That said, the disadvantage that BOTH of them have (namely being a physical item requiring shipment)
That isn't necessarily a disadvantage. Games may take up to two or four years to develop. People anticipate a new game coming, and will pay and order it. The built in 'dongle' copy protection of a physical item being needed to play the game keeps the content paid for, and people don't mind having something to look forward to having arrive in the mail in a few days.
The instant gratification of online games has it's draw, but it's not a requirement for many customers.
This is a discussion of offline backup (notice all the "use tape" responses), harddrive copies can be kept in a offsite location just like tapes.
Any kind of realtime multi-site or off-site backup involves mega bandwidth.
Drobo is a proprietary solution, single vendor, single source.
Just because you had some problems with Samsung means nothing about their general reliability.
A few specific models have had problems, such as the IBM "Deathstar" models, or the recent Seagate firmware problems, but there is no evidence that whole brands are less reliable.
Read the Google report on drive brands, there are no clear winners or losers across brand lines in their exhaustive real world tests.
As far as I can see, there are no internal Maxtor branded 2TB drives.
Isn't the Maxtor brand fading away?
I would use RAID6 not RAID5, since 2 drive failures means data loss with RAID5, while it takes 3 drive failures to loose data on RAID6.
Linux MDADM has supported RAID6 for years, it's stable.
I would mix and match drives, not buying all the same model from one maker. One Samsung, One WD, One Hitachi, One Seagate.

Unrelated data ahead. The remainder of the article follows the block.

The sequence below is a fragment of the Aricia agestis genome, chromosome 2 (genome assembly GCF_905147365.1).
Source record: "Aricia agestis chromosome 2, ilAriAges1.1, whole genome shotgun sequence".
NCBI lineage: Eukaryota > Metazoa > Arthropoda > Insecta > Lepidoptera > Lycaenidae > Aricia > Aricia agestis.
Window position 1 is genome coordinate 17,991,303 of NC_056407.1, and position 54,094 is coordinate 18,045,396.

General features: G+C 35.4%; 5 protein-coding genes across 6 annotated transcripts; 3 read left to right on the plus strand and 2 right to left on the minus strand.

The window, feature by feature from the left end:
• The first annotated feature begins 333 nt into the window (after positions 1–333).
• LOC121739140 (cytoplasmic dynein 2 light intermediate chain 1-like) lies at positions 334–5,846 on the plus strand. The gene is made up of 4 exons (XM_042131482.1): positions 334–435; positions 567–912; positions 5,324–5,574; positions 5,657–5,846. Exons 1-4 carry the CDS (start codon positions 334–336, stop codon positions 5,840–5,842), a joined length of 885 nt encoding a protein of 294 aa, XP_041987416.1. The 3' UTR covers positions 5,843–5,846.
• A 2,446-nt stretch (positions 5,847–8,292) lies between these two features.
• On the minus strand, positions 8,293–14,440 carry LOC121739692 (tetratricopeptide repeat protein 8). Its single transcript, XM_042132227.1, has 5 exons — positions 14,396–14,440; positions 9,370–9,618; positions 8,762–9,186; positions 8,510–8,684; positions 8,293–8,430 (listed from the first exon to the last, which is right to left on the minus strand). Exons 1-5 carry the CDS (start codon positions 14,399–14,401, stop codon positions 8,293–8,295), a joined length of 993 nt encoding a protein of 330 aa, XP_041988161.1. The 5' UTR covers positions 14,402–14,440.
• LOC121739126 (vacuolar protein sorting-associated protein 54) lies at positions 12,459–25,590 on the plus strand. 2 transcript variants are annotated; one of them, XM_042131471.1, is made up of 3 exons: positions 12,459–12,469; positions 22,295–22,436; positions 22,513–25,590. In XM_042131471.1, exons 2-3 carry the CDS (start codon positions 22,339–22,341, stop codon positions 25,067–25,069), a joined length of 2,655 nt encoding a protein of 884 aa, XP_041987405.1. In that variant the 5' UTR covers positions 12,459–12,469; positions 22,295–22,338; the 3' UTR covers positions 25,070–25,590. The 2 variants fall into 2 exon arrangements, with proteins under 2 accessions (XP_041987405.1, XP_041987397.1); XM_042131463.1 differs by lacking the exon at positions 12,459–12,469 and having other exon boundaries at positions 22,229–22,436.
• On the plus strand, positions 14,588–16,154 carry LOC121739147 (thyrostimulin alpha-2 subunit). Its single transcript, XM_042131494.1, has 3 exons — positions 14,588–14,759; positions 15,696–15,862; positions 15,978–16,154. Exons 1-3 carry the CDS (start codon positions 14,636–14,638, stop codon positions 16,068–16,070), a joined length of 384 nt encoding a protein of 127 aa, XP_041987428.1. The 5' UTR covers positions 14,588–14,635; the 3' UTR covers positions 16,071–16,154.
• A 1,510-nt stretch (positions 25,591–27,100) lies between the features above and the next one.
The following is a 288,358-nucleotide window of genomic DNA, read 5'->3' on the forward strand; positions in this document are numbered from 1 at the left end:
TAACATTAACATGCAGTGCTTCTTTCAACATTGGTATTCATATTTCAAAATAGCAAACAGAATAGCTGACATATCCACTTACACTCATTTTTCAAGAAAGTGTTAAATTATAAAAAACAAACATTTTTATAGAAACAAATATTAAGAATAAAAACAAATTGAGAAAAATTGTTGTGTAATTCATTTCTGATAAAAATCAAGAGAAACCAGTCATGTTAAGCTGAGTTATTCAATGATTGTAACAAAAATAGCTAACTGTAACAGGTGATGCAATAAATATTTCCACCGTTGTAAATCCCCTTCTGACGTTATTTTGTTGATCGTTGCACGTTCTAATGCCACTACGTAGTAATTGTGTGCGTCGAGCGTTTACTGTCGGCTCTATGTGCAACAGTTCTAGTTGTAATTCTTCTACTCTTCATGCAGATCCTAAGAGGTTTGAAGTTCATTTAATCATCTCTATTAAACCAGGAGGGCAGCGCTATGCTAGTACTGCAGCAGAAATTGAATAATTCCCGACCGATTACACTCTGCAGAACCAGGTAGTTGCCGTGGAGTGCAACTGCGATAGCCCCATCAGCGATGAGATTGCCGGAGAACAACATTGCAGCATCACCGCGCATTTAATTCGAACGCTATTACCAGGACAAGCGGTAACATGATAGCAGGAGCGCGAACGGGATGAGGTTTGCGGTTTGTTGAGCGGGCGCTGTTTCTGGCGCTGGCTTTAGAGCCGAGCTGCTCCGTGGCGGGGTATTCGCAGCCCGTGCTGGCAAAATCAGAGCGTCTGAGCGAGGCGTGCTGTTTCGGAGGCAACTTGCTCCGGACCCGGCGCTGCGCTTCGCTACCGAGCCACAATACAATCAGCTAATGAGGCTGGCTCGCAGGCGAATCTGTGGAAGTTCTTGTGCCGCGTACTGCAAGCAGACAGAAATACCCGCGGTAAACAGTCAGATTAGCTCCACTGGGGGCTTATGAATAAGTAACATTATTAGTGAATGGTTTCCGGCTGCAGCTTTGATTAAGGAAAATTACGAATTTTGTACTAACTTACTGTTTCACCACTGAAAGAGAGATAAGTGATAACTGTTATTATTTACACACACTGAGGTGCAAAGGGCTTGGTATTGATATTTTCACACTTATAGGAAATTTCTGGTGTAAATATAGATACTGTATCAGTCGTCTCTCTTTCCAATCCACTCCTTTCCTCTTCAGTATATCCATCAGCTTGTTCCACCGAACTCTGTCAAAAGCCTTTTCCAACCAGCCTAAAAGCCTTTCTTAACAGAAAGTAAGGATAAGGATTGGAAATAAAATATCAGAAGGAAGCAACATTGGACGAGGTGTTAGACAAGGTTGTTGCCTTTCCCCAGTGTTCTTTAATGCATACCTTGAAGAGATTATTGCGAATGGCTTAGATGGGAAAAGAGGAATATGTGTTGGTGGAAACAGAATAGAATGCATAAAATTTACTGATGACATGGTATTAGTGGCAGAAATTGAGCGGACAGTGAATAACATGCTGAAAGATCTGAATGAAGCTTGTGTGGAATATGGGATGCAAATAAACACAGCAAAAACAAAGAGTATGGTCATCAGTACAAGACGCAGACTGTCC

That gets you 4TB in 4 drives, and unlike a RAID1, any 2 drives can fail with no dataloss.
You can further ensure no dataloss by making a second copy using different brand drives for each clone.
Eight 2TB drives is around $1500. Not bad for a very safe 4TB backup.
A small flash drive may be preferable in an extra toy computer. For for those who use a netbook as a primary, 8GB (or less) is a joke.
I have the Lenovo with 160GB, and the harddrive is acceptably quick.
In fact the whole machine feels faster than my top of the line Thinkpad from a few years before.
The only thing that really drags on the Lenovo S10 is the 1.6Ghz Atom processor. Given that the $199 AA battery machine uses a MUCH slower processor, I think it would be far less acceptable as a primary machine, even if it had the same 160GB harddrive.
And I do agree on AA batteries for cameras, I try to use them exclusively. But the power demands of a netbook make me less enthusiastic about them in that platform.
Except four things:
The $199 price does not include WinXP. The $250 Lenovo S10 price does.
The $199 price does not include 1GB of ram (only 512mb). The $250 Lenovo S10 price does.
The $199 price does not include 160GB harddrive (only small flash drive). The $250 Lenovo S10 price does.
The $199 price does not include batteries (AA or otherwise). The $250 Lenovo S10 price does.
What does the $199 unit cost with a copy of WinXP Home, 1GB of RAM, a 160GB harddrive, and a supply of AA batteries?
A lot closer to $250 than you imply.
(and you have the much slower CPU in the AA battery unit)
Research is what I'm doing when I don't know what I'm doing. -- Wernher von Braun